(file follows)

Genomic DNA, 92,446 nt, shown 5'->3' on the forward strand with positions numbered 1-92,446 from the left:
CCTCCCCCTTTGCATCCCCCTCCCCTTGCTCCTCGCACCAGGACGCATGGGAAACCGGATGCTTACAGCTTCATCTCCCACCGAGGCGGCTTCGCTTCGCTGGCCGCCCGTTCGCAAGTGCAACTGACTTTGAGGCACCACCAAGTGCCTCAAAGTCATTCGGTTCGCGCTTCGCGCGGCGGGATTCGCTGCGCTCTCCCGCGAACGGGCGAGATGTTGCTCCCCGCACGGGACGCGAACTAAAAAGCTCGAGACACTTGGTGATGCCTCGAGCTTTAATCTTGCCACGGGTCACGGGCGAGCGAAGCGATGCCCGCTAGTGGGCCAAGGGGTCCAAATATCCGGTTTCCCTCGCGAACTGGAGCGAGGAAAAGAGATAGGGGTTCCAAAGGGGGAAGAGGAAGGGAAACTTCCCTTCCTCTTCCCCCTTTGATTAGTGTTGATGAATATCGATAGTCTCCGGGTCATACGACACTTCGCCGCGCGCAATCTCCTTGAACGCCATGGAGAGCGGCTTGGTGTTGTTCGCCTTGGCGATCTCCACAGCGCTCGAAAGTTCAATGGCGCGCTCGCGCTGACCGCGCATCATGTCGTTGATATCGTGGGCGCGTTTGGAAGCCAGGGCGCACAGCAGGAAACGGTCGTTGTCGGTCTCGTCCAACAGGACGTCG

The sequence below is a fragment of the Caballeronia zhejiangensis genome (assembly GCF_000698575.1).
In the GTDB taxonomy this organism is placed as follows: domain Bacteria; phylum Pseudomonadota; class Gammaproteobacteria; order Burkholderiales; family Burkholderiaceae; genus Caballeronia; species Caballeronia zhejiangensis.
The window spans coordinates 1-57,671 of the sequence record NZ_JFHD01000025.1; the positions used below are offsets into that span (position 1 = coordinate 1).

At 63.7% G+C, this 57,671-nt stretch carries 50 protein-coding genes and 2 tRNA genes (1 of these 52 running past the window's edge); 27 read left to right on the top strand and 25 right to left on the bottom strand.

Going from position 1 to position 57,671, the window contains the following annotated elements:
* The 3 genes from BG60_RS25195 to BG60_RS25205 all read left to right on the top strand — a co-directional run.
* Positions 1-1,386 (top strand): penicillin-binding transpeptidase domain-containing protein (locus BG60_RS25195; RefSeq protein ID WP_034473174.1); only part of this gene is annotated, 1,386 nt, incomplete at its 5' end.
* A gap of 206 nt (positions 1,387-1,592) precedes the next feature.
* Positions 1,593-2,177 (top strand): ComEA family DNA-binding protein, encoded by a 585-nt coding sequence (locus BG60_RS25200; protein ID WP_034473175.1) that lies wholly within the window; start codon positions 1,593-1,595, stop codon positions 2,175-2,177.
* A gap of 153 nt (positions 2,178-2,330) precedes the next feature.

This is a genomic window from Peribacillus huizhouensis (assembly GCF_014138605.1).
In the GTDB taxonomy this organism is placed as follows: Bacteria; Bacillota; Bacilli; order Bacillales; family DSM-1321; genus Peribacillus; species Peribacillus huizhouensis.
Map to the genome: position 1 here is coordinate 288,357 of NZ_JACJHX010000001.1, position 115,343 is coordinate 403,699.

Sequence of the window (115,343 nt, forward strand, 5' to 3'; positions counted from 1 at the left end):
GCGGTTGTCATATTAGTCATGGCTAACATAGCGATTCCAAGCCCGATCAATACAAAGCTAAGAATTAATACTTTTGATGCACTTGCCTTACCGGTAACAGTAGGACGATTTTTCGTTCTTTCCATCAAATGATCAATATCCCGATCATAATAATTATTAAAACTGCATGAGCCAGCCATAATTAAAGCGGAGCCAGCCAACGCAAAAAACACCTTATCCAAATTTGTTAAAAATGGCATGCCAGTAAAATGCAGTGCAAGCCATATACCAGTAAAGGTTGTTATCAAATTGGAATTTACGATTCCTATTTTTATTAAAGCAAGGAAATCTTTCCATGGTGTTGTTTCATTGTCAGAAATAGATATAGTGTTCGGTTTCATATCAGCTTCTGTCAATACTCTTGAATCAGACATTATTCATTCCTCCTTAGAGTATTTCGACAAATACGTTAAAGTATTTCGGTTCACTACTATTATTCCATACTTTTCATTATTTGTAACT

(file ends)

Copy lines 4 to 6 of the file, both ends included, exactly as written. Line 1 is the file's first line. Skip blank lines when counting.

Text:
In the GTDB taxonomy this organism is placed as follows: domain Bacteria; phylum Pseudomonadota; class Gammaproteobacteria; order Burkholderiales; family Burkholderiaceae; genus Caballeronia; species Caballeronia zhejiangensis.
The window spans coordinates 1-57,671 of the sequence record NZ_JFHD01000025.1; the positions used below are offsets into that span (position 1 = coordinate 1).

At 63.7% G+C, this 57,671-nt stretch carries 50 protein-coding genes and 2 tRNA genes (1 of these 52 running past the window's edge); 27 read left to right on the top strand and 25 right to left on the bottom strand.